If you feel the urge to give money to a homeless person and you feel safe, then it’s perfectly fine, and your act of kindness can provide basic life-saving needs that only cash can buy.
People experiencing homelessness are human beings. We should treat them with respect. But too often, we view the homeless person asking for money as a bum or con artist. We blame homelessness on the person when their situation could be caused by a variety of reasons: lack of affordable housing, lack of a living wage, or some kind of trauma.
“Panhandlers use money to purchase drugs or alcohol.” This is also a common belief stopping people from giving money to panhandlers. Let’s think about that: if you’re going to the bathroom behind a dumpster in a McDonald’s parking lot, life sucks. You might as well have a beer!
We are not advocating for alcohol abuse in any way. We are simply trying to provide a little perspective. It’s hard to be homeless. Alcohol and drugs offer an escape from the pain. We often look the other way when people we know abuse drugs: The soccer mom who hits the bottle to get through the day; your brother-in-law who drinks a case of beer on the weekend; the lawyer who smokes the pipe filled with crack; and the postal worker popping a few pills to help make their rounds. But when it’s a person experiencing homelessness, we look down upon them.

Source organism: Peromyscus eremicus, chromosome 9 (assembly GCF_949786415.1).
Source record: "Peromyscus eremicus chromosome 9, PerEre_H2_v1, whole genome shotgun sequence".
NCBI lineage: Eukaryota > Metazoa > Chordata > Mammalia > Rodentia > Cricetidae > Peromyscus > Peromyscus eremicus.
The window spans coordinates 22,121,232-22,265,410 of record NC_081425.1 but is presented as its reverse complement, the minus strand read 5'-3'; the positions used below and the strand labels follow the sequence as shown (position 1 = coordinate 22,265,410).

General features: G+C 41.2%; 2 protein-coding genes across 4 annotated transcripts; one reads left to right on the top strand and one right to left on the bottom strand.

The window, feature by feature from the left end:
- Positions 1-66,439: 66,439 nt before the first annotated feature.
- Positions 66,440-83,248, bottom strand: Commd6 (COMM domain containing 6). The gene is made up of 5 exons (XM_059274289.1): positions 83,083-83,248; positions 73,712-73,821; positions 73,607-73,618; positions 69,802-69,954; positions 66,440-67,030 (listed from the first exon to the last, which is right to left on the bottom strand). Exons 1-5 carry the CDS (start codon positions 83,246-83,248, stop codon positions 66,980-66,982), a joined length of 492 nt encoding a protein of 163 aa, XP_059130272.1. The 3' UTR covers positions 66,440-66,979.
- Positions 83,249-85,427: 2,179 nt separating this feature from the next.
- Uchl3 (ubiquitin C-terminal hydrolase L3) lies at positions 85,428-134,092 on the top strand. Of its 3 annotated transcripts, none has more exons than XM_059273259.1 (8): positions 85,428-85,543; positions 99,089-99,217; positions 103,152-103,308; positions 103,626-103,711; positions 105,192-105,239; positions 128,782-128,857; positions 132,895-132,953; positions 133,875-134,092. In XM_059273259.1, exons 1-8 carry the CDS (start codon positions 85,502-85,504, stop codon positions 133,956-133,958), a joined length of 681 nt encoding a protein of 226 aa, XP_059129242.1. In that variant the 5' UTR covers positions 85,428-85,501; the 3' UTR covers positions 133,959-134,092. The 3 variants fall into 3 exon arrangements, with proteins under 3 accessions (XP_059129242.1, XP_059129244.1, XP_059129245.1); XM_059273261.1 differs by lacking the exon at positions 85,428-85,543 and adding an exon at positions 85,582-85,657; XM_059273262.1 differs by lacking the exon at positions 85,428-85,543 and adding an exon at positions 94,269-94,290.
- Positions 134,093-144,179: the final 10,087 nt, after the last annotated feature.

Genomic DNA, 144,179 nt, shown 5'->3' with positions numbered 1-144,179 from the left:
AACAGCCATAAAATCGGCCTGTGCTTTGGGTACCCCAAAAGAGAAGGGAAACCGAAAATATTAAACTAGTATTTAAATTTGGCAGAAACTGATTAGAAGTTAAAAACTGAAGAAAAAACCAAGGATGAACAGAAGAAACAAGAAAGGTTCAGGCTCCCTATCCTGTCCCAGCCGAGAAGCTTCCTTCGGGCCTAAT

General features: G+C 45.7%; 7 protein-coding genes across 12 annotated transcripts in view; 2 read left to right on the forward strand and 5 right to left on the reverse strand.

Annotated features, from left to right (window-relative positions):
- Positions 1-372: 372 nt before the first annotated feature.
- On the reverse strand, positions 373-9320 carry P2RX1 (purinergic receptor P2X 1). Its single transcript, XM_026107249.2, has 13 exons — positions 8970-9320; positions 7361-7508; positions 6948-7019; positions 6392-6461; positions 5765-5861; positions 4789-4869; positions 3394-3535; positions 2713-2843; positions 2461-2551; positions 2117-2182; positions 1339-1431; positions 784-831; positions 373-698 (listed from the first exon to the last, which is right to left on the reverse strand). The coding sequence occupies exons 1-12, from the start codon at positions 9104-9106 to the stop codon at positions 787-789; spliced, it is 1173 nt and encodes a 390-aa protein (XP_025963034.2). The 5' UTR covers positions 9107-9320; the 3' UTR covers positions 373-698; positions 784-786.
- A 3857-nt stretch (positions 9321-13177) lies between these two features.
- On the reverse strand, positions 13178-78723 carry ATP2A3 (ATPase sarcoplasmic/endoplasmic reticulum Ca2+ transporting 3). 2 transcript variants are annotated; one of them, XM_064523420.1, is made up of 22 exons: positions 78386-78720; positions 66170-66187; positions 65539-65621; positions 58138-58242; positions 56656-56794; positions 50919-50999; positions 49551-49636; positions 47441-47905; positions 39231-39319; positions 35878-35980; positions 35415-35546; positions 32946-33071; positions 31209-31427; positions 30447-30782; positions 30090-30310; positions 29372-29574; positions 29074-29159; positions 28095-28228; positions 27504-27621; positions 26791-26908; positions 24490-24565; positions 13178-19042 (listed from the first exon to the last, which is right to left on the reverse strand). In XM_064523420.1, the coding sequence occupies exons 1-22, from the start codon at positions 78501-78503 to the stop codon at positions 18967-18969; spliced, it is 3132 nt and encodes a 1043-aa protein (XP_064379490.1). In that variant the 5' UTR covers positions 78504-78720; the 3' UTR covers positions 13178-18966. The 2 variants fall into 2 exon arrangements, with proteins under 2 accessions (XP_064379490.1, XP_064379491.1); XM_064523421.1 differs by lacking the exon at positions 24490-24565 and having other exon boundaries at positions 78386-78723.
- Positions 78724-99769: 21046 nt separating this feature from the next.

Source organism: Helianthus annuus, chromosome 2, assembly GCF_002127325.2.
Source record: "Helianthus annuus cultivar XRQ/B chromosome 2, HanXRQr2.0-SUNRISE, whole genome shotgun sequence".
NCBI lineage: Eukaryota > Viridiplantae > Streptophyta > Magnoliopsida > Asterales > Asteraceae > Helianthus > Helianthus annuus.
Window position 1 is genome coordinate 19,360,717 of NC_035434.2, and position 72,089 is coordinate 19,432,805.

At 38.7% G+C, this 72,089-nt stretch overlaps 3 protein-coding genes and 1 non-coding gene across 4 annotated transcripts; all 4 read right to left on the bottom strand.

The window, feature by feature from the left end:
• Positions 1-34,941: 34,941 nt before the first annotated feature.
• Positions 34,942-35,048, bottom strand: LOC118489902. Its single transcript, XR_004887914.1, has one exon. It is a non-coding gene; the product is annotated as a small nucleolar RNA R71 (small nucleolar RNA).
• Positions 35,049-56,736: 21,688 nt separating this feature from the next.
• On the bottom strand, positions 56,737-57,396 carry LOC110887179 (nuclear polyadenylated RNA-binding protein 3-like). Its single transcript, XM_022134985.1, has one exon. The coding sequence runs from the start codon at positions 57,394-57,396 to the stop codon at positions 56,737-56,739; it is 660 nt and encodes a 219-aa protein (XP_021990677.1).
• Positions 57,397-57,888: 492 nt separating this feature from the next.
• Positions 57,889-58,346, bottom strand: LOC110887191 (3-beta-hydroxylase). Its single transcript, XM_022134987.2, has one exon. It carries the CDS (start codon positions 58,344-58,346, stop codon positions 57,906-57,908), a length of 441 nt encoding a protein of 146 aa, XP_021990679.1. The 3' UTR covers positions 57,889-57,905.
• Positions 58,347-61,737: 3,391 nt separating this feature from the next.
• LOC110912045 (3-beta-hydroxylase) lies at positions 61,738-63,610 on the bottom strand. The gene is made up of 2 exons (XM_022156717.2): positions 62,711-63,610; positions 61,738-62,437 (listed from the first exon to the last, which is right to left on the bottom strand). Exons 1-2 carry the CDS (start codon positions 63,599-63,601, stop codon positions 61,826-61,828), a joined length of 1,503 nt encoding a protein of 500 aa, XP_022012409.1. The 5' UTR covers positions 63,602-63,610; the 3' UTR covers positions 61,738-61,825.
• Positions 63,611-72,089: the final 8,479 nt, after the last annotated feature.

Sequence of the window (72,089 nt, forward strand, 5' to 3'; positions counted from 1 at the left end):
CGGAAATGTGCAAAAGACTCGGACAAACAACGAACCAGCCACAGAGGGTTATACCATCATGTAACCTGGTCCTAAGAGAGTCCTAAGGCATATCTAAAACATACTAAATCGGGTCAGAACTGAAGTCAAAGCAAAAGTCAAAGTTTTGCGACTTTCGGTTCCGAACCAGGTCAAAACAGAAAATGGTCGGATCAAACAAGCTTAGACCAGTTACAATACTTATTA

Homeless People Need Money for Basic Needs
There are things only money can buy. Most homeless people only receive food stamp benefits, which do not allow the purchase of tampons, medicine, toilet paper, vitamins, pet food, tents, tarps, hand warmers, socks, or hygiene items. Often your gift of a few dollars can mean the difference between life and death for an unhoused person trying to survive.
The real truth is in our great country, no one should have to beg for money. We must make preventing and solving homelessness a priority. Your voice can help end homelessness. Click here to tweet, email, call, or Facebook your federal and state legislators to tell them that ending homelessness and creating more affordable housing is your priority.